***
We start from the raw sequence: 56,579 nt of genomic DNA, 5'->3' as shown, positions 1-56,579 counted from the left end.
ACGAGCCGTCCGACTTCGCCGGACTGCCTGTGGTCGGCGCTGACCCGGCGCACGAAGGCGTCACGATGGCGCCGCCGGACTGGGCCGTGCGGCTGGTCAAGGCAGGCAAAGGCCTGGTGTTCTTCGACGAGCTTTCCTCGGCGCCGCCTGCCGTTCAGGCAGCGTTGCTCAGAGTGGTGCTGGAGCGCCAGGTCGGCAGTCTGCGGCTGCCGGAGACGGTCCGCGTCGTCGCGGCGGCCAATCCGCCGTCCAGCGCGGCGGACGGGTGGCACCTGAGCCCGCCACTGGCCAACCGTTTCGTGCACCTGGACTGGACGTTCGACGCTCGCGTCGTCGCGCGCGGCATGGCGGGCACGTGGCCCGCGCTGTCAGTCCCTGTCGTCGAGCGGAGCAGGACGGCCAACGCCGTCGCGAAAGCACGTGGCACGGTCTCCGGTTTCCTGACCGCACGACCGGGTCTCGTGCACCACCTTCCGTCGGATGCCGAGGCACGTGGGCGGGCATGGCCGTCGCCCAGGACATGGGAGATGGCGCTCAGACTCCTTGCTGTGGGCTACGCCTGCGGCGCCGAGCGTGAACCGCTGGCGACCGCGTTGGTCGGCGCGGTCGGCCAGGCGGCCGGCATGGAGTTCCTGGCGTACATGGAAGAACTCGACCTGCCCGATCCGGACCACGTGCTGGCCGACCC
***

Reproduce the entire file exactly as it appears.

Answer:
We start from the raw sequence: 56,579 nt of genomic DNA, 5'->3' as shown, positions 1-56,579 counted from the left end.
ACGAGCCGTCCGACTTCGCCGGACTGCCTGTGGTCGGCGCTGACCCGGCGCACGAAGGCGTCACGATGGCGCCGCCGGACTGGGCCGTGCGGCTGGTCAAGGCAGGCAAAGGCCTGGTGTTCTTCGACGAGCTTTCCTCGGCGCCGCCTGCCGTTCAGGCAGCGTTGCTCAGAGTGGTGCTGGAGCGCCAGGTCGGCAGTCTGCGGCTGCCGGAGACGGTCCGCGTCGTCGCGGCGGCCAATCCGCCGTCCAGCGCGGCGGACGGGTGGCACCTGAGCCCGCCACTGGCCAACCGTTTCGTGCACCTGGACTGGACGTTCGACGCTCGCGTCGTCGCGCGCGGCATGGCGGGCACGTGGCCCGCGCTGTCAGTCCCTGTCGTCGAGCGGAGCAGGACGGCCAACGCCGTCGCGAAAGCACGTGGCACGGTCTCCGGTTTCCTGACCGCACGACCGGGTCTCGTGCACCACCTTCCGTCGGATGCCGAGGCACGTGGGCGGGCATGGCCGTCGCCCAGGACATGGGAGATGGCGCTCAGACTCCTTGCTGTGGGCTACGCCTGCGGCGCCGAGCGTGAACCGCTGGCGACCGCGTTGGTCGGCGCGGTCGGCCAGGCGGCCGGCATGGAGTTCCTGGCGTACATGGAAGAACTCGACCTGCCCGATCCGGACCACGTGCTGGCCGACCC